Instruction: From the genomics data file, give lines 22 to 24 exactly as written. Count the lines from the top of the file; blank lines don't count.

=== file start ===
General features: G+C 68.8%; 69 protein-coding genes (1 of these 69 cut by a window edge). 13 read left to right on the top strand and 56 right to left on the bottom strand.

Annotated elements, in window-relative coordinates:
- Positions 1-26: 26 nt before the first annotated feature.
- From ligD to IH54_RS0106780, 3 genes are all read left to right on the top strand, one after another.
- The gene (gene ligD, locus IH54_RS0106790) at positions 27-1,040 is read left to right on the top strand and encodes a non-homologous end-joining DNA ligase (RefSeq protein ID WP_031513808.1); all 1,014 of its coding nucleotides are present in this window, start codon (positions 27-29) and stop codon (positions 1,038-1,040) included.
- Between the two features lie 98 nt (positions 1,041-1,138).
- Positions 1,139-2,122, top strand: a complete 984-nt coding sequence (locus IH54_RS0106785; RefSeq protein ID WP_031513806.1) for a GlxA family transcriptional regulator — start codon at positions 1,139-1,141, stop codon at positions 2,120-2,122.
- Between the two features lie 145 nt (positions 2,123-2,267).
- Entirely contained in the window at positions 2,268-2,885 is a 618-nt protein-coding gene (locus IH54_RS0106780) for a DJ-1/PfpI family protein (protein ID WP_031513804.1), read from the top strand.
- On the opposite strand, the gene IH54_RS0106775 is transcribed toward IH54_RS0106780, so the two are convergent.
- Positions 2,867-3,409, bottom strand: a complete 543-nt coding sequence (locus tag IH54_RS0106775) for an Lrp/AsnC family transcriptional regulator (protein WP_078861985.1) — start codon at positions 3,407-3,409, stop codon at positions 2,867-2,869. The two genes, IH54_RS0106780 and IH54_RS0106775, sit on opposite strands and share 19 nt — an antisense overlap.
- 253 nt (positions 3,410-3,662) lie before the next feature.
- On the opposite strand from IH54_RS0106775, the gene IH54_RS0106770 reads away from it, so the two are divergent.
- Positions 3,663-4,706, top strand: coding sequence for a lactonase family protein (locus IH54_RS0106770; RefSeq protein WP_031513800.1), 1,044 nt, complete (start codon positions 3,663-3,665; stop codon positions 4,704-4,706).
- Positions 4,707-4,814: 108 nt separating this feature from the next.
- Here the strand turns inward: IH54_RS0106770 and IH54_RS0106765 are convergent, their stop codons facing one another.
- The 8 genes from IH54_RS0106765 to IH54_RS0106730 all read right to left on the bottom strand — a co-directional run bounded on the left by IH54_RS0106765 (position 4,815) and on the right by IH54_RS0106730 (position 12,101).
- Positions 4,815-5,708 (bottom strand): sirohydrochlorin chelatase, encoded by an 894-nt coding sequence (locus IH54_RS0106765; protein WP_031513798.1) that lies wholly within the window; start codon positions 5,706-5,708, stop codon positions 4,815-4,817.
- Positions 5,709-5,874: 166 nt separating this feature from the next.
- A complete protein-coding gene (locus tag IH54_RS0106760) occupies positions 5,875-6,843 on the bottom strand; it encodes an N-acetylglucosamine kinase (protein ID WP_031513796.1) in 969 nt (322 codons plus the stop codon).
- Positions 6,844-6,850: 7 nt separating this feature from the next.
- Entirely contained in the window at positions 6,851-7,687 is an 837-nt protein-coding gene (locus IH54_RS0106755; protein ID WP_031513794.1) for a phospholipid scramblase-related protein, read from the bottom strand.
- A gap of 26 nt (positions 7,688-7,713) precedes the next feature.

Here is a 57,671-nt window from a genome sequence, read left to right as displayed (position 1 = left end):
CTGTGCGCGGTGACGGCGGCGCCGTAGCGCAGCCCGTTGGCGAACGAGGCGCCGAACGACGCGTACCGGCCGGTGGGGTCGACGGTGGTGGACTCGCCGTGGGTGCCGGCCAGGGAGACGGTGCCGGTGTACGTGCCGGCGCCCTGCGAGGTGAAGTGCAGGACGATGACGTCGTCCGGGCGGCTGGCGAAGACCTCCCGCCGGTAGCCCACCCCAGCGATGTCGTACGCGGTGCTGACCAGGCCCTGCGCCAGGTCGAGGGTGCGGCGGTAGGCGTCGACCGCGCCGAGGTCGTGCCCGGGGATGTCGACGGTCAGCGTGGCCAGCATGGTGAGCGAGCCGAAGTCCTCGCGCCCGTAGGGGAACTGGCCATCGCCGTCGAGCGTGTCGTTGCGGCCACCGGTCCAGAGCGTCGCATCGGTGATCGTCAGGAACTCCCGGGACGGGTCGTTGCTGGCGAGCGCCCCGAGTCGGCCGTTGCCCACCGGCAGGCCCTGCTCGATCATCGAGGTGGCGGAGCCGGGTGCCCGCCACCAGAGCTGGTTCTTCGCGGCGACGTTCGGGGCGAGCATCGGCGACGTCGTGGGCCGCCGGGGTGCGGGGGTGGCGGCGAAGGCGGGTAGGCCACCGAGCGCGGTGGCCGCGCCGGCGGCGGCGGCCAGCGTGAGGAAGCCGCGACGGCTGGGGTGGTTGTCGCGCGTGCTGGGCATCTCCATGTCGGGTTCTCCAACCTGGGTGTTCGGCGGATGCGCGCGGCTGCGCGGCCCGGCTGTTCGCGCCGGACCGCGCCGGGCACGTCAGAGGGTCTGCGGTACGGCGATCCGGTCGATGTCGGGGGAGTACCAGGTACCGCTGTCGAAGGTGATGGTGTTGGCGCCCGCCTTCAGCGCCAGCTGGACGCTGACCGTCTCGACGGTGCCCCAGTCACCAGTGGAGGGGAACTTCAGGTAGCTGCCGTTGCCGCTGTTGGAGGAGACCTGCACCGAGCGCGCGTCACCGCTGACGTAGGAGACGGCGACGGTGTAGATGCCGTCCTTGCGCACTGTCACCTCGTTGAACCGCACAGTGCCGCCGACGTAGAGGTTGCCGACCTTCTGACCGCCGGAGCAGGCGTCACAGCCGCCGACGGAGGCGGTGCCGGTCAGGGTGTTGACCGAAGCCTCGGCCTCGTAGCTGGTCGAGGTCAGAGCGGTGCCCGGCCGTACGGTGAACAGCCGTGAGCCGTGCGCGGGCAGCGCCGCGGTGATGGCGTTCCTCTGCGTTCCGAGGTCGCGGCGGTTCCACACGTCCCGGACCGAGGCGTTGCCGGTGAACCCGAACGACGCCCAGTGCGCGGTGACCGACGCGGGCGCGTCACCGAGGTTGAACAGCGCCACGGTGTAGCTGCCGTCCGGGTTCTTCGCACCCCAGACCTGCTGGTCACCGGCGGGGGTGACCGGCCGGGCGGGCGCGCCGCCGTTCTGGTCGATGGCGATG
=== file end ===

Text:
- Entirely contained in the window at positions 6,851-7,687 is an 837-nt protein-coding gene (locus IH54_RS0106755; protein ID WP_031513794.1) for a phospholipid scramblase-related protein, read from the bottom strand.
- A gap of 26 nt (positions 7,688-7,713) precedes the next feature.

Here is a 57,671-nt window from a genome sequence, read left to right as displayed (position 1 = left end):